Home-based businesses also offer flexibility to retired or semi-retired people who wish to supplement their incomes. Pat, for instance, moved her salon into her home’s garage to save money and support herself after her husband passed away. She enjoys being her own boss and does not want to employ anyone else or take on more clients, so working out of her home was ideal for her.
Finally, home-based businesses can also give those who are unable to work outside of the home due to disability or other health-related reasons a way to support themselves.
Home-based businesses also offer an attractive path to entrepreneurship for women, veterans and minorities. When women and veterans own their own businesses, they are more likely to run those businesses out of their homes: In 2012, 58 percent of female-owned businesses and 57 percent of veteran-owned businesses were based in the home.9 Home-based businesses are also common among minority business owners, with nearly half—46 percent—operating out of the home.10
One study found that female home-based business operators’ primary motivation for going into business was to be their own boss. Their primary reasons for choosing to operate from the home were the lower operational costs and the ability to “balance work and family.” This makes sense given that the average age of the women in the study was 4711—an age when many women are likely to have children still at home.12
Another study found that home-based businesses in the rural Midwest are predominantly female-owned sole proprietorships.13 When rural communities are hit by hard economic times, home-based businesses become a particularly important way to supplement household incomes.14
Home-based businesses are everywhere. For example, we analyzed Nashville’s business records and found at least 1,600 home-based businesses operating in the city.15 And it is likely that many more do their best to operate under the radar for fear of running afoul of Nashville’s hostile zoning regulations. These businesses provide valuable services to Nashville residents. Like Lij’s recording studio and Pat’s hair salon, over half of Nashville’s home-based businesses are categorized as being in the service industry, including in-home day cares, photographers and house cleaning businesses.
Home-based businesses are also widespread and varied nationally. About 14 million businesses—52 percent of all businesses in the United States—are operated primarily out of someone’s home. And these businesses operate across a wide array of sectors, from lawyers and realtors to construction companies and day cares.16 Nearly 64 percent of the nation’s artistic and entertainment businesses—just like Lij’s—operated out of the home in 2012.17
Most home-based businesses generate modest revenues, in keeping with their small size, but they still make important contributions to the economies in which they operate. Nationwide, they generated around $632 billion in 2012—a small portion (about 4 percent) of nationwide business revenues that year but still a considerable sum.18
Beyond their revenues, home-based businesses likely have a meaningful impact on local economies. Particularly in rural communities, which are often those hardest hit by economic downturns, home-based businesses provide economic security for displaced workers. Indeed, a study of the effect of home-based businesses on nine states’ rural economies found that these businesses have positive effects that ripple through their local economies: “The establishment and growth of a single [home-based] business not only increases the size of the local economy through its sales but contributes to the establishment and growth of other businesses that supply inputs or demand its output.”19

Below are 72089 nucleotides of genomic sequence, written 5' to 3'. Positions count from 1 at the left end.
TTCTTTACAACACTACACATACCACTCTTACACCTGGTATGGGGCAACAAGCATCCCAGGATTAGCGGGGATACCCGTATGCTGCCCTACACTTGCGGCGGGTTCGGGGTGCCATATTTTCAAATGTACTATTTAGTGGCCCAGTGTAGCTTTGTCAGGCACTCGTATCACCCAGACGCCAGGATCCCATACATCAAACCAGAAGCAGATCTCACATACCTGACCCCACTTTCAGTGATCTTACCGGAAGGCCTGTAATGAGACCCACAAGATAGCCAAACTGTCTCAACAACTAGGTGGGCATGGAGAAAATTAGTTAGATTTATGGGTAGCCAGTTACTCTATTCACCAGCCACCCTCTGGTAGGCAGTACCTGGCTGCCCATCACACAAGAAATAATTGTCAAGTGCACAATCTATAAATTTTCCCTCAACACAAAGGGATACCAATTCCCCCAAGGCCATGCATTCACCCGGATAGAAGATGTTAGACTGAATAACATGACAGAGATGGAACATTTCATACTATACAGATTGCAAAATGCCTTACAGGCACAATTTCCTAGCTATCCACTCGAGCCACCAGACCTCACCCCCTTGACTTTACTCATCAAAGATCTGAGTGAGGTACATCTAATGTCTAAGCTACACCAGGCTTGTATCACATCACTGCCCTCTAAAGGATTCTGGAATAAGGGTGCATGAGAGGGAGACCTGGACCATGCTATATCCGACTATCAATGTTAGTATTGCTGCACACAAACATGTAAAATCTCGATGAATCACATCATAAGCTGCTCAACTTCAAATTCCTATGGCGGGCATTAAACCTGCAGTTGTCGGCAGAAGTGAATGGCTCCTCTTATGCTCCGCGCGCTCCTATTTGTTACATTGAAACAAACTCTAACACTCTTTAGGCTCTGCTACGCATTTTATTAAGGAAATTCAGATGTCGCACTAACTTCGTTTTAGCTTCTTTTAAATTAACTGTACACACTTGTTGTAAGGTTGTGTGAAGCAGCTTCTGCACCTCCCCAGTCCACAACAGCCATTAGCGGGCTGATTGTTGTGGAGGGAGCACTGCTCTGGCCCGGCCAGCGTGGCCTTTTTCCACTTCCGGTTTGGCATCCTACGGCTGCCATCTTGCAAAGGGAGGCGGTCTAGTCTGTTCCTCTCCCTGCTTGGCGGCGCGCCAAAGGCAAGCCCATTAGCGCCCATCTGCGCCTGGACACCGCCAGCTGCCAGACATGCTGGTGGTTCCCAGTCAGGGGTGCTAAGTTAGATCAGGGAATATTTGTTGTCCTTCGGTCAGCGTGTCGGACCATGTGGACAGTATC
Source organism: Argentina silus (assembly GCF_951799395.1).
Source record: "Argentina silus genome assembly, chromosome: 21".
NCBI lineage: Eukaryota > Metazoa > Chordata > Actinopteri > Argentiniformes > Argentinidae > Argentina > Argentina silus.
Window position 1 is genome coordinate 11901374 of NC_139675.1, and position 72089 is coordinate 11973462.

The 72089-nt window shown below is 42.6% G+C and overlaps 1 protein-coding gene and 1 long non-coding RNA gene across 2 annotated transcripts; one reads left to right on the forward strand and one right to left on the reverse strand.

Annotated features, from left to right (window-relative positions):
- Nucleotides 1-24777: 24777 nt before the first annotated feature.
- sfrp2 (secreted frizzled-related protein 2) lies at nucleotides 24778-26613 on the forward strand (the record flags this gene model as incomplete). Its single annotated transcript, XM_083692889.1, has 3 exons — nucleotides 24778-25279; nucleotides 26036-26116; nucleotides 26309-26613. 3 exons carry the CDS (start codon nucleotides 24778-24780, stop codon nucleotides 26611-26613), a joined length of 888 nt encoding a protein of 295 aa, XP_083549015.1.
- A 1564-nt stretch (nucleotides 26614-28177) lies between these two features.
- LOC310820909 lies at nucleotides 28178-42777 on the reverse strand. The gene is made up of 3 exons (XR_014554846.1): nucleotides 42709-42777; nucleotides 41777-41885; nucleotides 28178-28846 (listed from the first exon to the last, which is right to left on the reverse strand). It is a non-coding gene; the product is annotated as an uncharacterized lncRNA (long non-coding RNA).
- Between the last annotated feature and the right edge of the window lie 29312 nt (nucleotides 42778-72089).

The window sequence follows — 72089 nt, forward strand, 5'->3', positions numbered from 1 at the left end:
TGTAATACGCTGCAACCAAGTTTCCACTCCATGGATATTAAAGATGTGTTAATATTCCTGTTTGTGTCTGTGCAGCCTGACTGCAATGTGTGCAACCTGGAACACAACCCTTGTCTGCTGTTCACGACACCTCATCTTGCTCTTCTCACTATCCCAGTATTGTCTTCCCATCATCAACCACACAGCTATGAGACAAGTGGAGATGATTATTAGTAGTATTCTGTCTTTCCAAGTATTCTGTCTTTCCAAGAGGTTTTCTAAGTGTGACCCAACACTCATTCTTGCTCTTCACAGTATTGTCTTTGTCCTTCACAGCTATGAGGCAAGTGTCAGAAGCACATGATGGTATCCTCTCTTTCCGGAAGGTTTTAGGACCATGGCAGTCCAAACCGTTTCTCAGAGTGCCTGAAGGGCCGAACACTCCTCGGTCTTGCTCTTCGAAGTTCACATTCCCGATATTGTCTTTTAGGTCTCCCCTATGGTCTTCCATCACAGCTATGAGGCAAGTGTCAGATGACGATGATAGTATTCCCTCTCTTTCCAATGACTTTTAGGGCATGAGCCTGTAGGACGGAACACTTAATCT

Put differently, not only do the people who run home-based businesses and their families benefit from the added income, but those people turn that income around by purchasing goods and services in their communities both for their businesses and their households, thus supporting local businesses and contributing to state and local tax bases.
Home-based businesses may also benefit the local and national economies by introducing new and unique products and services to the market. For example, many artisans use their homes to produce their products, serving niche markets that might otherwise go unserved. Online platforms such as Etsy enable home-based craftspeople to identify gaps in the market and sell their niche products to a wider audience.20 The home therefore plays an important role in the “new artisan economy,” which is continuing to grow as more and more consumers seek out unique or custom products to suit their needs.21
And even where home-based businesses are not providing particularly new or unique goods or services, consumers still benefit. When willing customers are able to purchase the things that they want, everyone benefits.22
Using one’s home to earn a living is a common practice and one as old as America itself—and it makes economic sense. Home-based businesses provide entrepreneurs with more options, contribute to economies both local and national, and increase consumer choice. Indeed, a number of wildly successful businesses, including Amazon and the Ford Motor Company, have started in people’s homes and garages.23 And for every one of those, many other home-based businesses have enabled people to survive a layoff, to earn a living while staying home with their children, to supplement retirement income, or to enjoy the simple satisfaction of being their own boss. Instead of getting in their way, cities like Nashville should welcome such entrepreneurs with open arms.